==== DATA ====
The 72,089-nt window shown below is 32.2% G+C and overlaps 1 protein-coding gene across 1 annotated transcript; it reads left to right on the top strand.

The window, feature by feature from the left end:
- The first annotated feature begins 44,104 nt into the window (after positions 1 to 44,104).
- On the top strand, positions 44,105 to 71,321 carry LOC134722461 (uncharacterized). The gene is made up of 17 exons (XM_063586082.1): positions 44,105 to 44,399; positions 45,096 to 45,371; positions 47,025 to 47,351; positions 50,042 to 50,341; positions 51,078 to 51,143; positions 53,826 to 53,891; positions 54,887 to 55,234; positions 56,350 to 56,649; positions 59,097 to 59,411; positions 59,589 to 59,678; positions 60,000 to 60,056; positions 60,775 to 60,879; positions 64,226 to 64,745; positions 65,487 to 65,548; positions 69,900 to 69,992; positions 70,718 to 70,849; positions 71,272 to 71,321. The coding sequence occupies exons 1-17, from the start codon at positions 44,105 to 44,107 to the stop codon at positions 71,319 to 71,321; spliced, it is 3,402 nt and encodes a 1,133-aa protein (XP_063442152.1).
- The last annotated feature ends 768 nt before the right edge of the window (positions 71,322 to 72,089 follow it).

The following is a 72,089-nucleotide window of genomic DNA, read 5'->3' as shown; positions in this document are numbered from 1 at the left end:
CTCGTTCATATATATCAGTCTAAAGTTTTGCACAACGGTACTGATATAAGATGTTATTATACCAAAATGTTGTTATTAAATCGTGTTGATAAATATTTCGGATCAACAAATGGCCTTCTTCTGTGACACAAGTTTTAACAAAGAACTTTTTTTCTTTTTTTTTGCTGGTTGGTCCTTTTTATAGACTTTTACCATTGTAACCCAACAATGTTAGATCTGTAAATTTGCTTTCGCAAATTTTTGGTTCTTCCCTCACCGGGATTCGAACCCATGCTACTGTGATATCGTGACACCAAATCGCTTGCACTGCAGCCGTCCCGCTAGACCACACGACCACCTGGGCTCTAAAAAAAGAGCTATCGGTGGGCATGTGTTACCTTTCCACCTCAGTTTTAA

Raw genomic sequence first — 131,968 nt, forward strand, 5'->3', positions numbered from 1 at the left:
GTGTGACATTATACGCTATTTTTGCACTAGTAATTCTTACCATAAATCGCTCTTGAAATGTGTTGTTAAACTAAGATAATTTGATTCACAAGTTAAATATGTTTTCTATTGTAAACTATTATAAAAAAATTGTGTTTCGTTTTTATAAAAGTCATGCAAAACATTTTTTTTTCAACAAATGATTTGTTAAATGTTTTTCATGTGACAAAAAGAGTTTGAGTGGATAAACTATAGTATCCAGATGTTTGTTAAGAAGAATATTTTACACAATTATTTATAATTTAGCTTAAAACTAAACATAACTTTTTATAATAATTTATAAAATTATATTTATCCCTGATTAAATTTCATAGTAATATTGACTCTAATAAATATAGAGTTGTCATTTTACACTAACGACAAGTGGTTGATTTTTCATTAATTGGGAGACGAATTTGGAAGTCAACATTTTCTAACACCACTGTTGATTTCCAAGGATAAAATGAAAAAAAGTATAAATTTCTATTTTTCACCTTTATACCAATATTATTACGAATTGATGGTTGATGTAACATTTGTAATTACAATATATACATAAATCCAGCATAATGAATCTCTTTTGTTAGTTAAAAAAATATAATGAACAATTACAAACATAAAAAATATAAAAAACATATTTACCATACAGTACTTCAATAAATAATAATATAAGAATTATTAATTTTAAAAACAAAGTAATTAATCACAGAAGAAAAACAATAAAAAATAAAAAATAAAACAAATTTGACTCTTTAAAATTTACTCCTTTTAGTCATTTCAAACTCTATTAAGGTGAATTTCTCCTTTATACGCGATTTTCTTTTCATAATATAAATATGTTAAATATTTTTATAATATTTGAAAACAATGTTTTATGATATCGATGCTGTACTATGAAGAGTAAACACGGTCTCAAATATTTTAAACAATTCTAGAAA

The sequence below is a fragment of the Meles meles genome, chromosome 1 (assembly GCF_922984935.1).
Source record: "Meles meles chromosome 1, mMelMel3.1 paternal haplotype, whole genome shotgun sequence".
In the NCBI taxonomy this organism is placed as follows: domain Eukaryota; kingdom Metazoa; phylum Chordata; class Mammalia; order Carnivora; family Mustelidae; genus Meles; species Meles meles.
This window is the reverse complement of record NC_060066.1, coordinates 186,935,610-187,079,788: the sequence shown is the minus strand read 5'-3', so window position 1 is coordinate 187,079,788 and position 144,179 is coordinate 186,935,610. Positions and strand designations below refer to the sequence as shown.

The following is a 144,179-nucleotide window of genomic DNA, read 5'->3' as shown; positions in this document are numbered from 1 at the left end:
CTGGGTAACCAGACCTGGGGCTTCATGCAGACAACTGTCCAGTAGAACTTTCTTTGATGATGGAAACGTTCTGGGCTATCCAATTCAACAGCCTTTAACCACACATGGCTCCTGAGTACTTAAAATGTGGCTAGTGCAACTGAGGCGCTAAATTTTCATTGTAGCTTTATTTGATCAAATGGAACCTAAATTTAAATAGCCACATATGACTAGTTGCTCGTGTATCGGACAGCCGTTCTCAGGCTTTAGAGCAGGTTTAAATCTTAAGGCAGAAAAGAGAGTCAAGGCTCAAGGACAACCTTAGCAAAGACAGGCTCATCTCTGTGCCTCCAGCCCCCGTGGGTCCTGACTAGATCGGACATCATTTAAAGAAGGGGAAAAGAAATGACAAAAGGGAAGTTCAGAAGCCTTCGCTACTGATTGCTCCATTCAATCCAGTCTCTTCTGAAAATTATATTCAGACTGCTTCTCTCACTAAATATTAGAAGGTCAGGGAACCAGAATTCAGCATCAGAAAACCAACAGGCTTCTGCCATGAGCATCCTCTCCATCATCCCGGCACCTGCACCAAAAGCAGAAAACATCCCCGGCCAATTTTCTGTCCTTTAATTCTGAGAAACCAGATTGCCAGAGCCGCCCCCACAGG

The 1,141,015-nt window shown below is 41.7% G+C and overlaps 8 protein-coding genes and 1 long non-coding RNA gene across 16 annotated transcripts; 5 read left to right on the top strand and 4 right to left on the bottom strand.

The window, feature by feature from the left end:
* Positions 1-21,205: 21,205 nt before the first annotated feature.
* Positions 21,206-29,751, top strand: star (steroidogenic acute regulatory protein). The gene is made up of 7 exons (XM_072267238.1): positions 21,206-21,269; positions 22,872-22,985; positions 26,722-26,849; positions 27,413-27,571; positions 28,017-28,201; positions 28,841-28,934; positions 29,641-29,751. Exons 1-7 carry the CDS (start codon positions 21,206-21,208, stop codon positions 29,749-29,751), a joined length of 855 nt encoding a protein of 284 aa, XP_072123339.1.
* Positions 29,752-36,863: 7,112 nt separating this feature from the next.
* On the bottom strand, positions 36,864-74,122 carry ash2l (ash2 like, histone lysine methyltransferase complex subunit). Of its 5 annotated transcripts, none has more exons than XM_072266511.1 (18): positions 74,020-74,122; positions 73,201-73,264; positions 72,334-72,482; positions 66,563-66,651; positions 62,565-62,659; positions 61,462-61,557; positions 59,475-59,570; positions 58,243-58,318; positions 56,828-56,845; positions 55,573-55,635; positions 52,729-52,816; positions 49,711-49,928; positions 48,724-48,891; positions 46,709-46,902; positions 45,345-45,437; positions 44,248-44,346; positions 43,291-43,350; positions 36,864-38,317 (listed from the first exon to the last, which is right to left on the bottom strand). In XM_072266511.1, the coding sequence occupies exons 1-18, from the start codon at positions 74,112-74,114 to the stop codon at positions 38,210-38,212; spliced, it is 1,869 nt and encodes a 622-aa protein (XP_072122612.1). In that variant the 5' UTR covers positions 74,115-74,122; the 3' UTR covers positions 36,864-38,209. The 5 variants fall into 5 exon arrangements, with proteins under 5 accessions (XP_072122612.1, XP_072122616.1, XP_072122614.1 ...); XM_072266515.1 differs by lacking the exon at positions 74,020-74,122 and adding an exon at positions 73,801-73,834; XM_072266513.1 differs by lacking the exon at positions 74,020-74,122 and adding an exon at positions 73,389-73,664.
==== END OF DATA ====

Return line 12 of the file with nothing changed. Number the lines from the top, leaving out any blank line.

In the NCBI taxonomy this organism is placed as follows: domain Eukaryota; kingdom Metazoa; phylum Chordata; class Mammalia; order Carnivora; family Mustelidae; genus Meles; species Meles meles.